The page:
Washington, D.C. — A lawsuit filed in a U.S. court alleges that the World Bank Group aided a campaign of terror against peasants who have tried to block a powerful Honduran palm oil company’s expansion of its industrial-scale plantations.
The suit accuses the bank’s business lending arm, the International Finance Corporation, of “knowingly profiting from the financing of murder” by supporting the Dinant Corporation during a bloody land war in which the agribusiness conglomerate’s security forces allegedly murdered and assaulted local farmers. The case was filed in U.S. District Court in Washington, D.C., by EarthRights International, a nongovernmental organization concerned with human rights and environmental issues.
The suit on behalf of 17 Honduran farmers and their family members claims that Dinant hired “paramilitary death squads and private assassins” to eliminate opponents in the struggle over land rights in the Bajo Aguan region of northern Honduras. It alleges that the IFC “provided critical capital funding and moral cover” to Dinant even though it knew, or had reason to know, that Dinant was targeting peasants with threats and violence.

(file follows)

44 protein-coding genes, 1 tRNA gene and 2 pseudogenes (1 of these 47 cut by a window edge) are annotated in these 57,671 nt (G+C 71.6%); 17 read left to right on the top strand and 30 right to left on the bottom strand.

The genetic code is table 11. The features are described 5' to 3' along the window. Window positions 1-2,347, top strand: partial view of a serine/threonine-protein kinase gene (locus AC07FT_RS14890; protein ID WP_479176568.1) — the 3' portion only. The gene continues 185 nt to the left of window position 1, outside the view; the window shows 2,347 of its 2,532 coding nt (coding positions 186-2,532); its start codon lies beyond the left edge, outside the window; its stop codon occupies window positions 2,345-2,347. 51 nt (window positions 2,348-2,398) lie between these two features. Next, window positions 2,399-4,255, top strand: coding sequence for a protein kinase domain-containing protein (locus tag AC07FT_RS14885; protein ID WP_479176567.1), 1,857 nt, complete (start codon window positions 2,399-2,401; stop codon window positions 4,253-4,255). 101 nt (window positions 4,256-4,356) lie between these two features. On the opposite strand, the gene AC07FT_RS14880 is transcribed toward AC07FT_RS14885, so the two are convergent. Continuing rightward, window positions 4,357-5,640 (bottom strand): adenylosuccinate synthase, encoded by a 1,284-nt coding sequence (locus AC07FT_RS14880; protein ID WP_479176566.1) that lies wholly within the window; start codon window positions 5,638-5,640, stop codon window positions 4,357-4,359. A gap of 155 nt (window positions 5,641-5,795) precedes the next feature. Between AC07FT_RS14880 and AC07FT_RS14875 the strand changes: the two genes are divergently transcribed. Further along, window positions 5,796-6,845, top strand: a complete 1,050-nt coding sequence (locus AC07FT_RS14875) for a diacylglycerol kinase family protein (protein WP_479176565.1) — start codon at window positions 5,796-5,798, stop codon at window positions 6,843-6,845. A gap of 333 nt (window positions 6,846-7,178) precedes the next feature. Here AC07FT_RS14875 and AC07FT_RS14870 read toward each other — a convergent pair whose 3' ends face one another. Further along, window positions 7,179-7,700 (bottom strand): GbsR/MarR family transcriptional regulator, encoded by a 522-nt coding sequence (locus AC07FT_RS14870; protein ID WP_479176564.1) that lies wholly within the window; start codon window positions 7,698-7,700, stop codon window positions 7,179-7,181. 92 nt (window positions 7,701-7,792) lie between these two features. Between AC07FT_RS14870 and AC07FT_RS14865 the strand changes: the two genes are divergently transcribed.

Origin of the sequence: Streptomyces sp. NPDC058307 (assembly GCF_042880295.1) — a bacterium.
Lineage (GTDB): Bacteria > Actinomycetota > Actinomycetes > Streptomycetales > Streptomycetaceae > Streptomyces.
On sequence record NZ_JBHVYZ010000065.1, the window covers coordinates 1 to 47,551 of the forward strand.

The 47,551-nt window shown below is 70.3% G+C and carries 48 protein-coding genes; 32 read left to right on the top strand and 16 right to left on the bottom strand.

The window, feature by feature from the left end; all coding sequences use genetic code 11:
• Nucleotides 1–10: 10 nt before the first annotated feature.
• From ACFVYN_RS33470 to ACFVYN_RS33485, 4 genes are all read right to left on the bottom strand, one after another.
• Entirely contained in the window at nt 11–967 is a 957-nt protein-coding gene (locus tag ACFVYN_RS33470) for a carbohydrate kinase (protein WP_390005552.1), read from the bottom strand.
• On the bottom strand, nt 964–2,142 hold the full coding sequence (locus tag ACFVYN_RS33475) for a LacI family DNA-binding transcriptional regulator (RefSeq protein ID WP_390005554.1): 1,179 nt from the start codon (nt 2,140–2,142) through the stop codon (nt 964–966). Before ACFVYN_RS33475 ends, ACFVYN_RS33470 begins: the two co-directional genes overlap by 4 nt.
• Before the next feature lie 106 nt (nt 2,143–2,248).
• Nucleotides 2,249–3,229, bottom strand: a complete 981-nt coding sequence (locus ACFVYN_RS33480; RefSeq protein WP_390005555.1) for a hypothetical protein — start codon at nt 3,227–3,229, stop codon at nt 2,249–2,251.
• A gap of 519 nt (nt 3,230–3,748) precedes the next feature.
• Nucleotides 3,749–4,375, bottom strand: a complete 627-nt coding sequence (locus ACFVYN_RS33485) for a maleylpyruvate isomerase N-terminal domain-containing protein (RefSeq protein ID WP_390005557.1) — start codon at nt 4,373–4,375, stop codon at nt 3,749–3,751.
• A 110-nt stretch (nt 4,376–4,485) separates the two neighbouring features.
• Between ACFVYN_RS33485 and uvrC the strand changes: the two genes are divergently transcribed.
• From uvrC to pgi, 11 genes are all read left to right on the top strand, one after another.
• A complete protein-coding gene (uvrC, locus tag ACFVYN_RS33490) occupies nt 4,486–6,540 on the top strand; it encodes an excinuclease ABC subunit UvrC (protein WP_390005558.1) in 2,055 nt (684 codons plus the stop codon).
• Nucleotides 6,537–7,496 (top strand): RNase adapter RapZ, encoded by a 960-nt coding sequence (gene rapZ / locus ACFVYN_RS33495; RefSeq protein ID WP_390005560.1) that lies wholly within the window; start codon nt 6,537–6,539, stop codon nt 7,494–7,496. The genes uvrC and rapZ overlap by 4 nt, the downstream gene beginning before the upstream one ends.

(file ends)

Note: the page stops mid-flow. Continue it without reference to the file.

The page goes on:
The case is a civil lawsuit seeking a finding of liability against the IFC and a subsidiary, the IFC Asset Management Company. Although no criminal penalties are at stake, it is the first time that communities affected by World Bank Group projects have accused the bank of criminal conduct, according to EarthRights.
Dinant is not a defendant, but it is accused in the suit of crimes including wrongful death, assault and false imprisonment. Seven of the plaintiffs are family members of peasants who allegedly were killed by security forces linked to Dinant.
Caroline Bettinger-Lopez, a professor at the University of Miami School of Law who specializes in international human rights law, said a central issue that would determine the lawsuit’s success was its challenge to the IFC’s claims of immunity.
A previous case filed by EarthRights involving an IFC investment in India was dismissed by a federal court due to the IFC’s immunity privileges, which are similar to those enjoyed by foreign governments. EarthRights has appealed that decision to a higher court.
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